UK Defense Secretary Ben Wallace has accused Russia’s “nosy” submarines of reportedly circling Britain’s entire coastline, as he gave an interview for the Sunday Telegraph.
“We’re regularly visited by nosy Russian ships, and we are regularly visited now by a number of Russian warships,” said Wallace, adding that Moscow had been carrying out “a number of operations, deliberately at Britain”.
As the Defence chief added that a Russian kilo class submarine had ostensibly been detected in the Irish Sea late last year, which had not been seen "for a very, very long time, he emphasised:
"We have tried de-escalation, we have tried methods but at the moment until Russia changes its attitude, it’s quite hard to see where we’re going to go."
The Defence Secretary’s statement echo last year’s reports by the UK Navy. In December 2020 the Royal warships claimed to have observed a significant presence of Russian vessels near the kingdom’s territorial waters.
At the time, Russia was accused of “flexing its muscles in Britain’s back yard” by the Chief of the Defence Staff General Sir Nick Carter, as he gave a speech to the Royal United Services Institute.
According to the Sunday Telegraph, a total of 150 Russian naval assets had been spotted by the UK Navy since 2013, with Royal Navy fleets often responding by dispatching a frigate or destroyer to monitor their movements.
Wallace also told the outlet that Moscow was the UK’s “number one adversary threat”.
“This is a country that killed someone in Salisbury,” said Wallace.
Moscow-London ties have been at an all-time low after former Russian intelligence officer Sergei Skripal and his daughter were poisoned in March 2018 in the UK city.
London asserted, without any proof, that the Kremlin played a role in the incident. Mosocw refuted the allegations as unsubstantiated by any evidence incriminating Russia.
‘Most Acute Threat’
Earlier in the year the UK Conservative government labelled Russia as "the most acute threat to our security" as it published it’s “Global Britain in a Competitive Age: the Integrated Review of Security, Defence, Development and Foreign Policy”.
In response, Russia, while repeatedly rejected allegations of meddling in the internal affairs of other countries, has stressed that UK political and military officials often cite the alleged Russian threat in an attempt to justify their own expanding military budgets.
The previous year also saw the publication of a report commissioned for the British parliament's Intelligence and Security Committee that pronounced Russia's cyber-capability to be a "matter of grave concern" and posing an "immediate and urgent threat" to the UK's national security.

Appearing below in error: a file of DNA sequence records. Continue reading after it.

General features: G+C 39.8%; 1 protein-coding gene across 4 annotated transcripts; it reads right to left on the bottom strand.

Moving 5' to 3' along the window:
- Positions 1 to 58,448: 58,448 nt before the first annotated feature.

Kremlin spokesman Dmitry Peskov responded by emphasising the report contained "groundless accusations" that he said could not be "substantiated".
‘Re-engagement with Old Allies’
As Ben Wallace was speaking to the outlet, the Royal Navy’s new aircraft carrier HMS Queen Elizabeth left Portsmouth on her maiden voyage to the Far East.
Just watched the carrier leave for her deployment. Immaculate- and very emotional for me. Go well HMS QUEEN ELIZABETH and her ships company. pic.twitter.com/dnhAS7OltT— Fleet Commander (@VAdmJerryKyd) May 22, 2021
Her Majesty meets some of the 1,700 @RoyalNavy, @RoyalAirForce and @RoyalMarines personnel, and 250 US Marines @usmc, preparing to deploy on board @HMSQNLZ.— The Royal Family (@RoyalFamily) May 22, 2021
🌏The aircraft carrier will cover 26,000 nautical miles in 28 weeks, from the Mediterranean to the Philippine Sea. pic.twitter.com/QMGLlQWsgb
Wallace hailed this as a sign that Britain was “back” to resume its position as a global military force, adding that since the nation had liberated itself from the fetters of the EU bloc post-Brexit, re-engagement with “old alliances” could be bolstered.
Ben Wallace described Britain's new aircraft carrier as “where hard and soft power meet”.
“So, going to the Pacific shows that we can operate 8,000 miles away… It shows that our friends like Japan – with common values, democracy, open economies – that we have that common link and that we can operate together, because the biggest strength is people who share our values. We have alliances and we have friends,” said Wallace.